Maybe you luck out. Maybe the line is brief, your kid is well-rested and well-dressed, and you have an eyes-open, smile-adorned photo that’ll melt some hearts. Ho ho ho! I hope you cherish that moment and it's added a smile to your face this season.

If that’s not you, or if you are already dreading the potential tears and pleas and whining, I’m here to tell you that you do not have to take your kid to get a photo with Santa.

And if you do (because the holidays are nothing if not traditions, and those are hard to break), your kid isn’t obligated to be in a smiling photo

Are you really celebrating the season if you know you’ll need a few well-placed under-the-breath threats to make it happen? Are you setting up your baby or toddler for success? 

Part of it is knowing your kid. If your baby/infant can get passed around like a party favor and love every moment, you should be golden. Or if you have a magical window every afternoon that always seems to find them in a good mood — perfect! 

With three kids, it’s nearly impossible for us to find that kind of window. So we try to be realistic with our expectations.

Make a promise about your holiday traditions

I want you to tell yourself you will not get frustrated if your toddler doesn’t want to smile or sit on Santa’s lap, even if you waited a long time. 

My wife and I just kinda shrugged our shoulders when we realized it just wasn’t going to happen for all of our kids. It would have been great if it did work, and you bet I would be showing it off everywhere! But we’re not going to make any of them feel like they were “being bad” or not listening. 

That would be a weird standard, right? Because then we’re saying Santa is more for our ability to show off to other parents than he is about the spirit of adding joy to the season.

If you have a baby, this is especially true, because babies don’t even know what you’re doing! It’s not like the baby thinks “Normally I would cry if mom lets me go, but this time, I know we’re counting on a card out of this so I’m getting my shit together!”

Christmas won’t be ruined if your baby cries as soon as you try to hand her over to the jolly man in the big red suit. It just means you might’ve wasted an hour.

You may try some tricks to pull a photo off, anyway, because you’re brave and hopeful, and for that, go for it! Nobody gets to say how you celebrate the holidays. Just don’t let the result be too crucial to how happy you are.

Some parents time it out with nap time, or they sneak out right before the photo is taken. Maybe you could rent a baby that smiles all the time! Is that a thing? Maybe that should be a thing.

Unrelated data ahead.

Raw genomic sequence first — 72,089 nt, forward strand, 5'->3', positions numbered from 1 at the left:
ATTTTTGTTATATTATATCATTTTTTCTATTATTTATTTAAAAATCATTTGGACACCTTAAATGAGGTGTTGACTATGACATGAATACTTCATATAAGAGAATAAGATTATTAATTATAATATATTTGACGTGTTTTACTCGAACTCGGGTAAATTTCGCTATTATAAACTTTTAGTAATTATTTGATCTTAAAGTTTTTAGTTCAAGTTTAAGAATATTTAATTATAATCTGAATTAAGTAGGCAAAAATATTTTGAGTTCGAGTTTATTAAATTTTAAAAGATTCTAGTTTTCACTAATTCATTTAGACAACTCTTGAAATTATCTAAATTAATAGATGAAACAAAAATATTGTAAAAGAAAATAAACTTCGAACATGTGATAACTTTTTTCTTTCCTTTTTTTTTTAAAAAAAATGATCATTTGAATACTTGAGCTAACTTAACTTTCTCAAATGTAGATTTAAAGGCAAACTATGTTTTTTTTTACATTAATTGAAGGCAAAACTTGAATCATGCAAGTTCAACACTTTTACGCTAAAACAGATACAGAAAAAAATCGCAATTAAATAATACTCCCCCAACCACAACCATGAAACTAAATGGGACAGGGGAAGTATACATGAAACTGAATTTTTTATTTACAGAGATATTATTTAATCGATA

Hey, I know parents who try multiple Santas so they can get a good one, and it works for them.

Just don’t tie in your ability to enjoy a part of the holiday season or your worth as a parent with the quality of a picture with Santa.

Alternatives to getting a photo with Santa

If you want a magical moment caught on camera in December that doesn’t involve having your kid sit on a stranger, try taking a pic:

  • At a holiday light display. In our area, there’s a mammoth light display you can walk through. With a decent camera (or something like Pixel’s new Night Vision option), it shouldn’t be hard to snap a pic of your kid admiring the lights.

  • While cookie decorating. A few gingerbread cookies (or a gingerbread house if you’re a pro!) and your kid with the icing means photo magic. 

  • With some garland by the tree. You can’t go wrong having an infant play with some garland. It’s adorable every time! They love playing with it.

  • Having one of YOU in a Santa outfit. You can tell your kid you just want to dress up as Santa for fun, and get the same photo, now with added hilarity. 

We flat out skipped even trying to see Santa last year, in fact.

Strangely, no one texted and demanded a Santa photo. Because it’s not a big deal.

I hope December turns into a memorable month for you. I’m in the prime years of Christmas wonder with my kids, and we’re trying to soak up every moment. They were thrilled to put up Christmas lights, and by that I mean pull out every strand while I kept telling them to put them down until I was ready. They are pumped for their “Christmas snockings” (not a typo… that’s what they call it!) to go up. 

And my daughter, the one who wasn’t thrilled with Santa? She’s very excited to see two unicorns under the Christmas tree. I can’t come through with a great Santa photo, but two unicorns? I’ll see what Christmas magic a dad can pull off.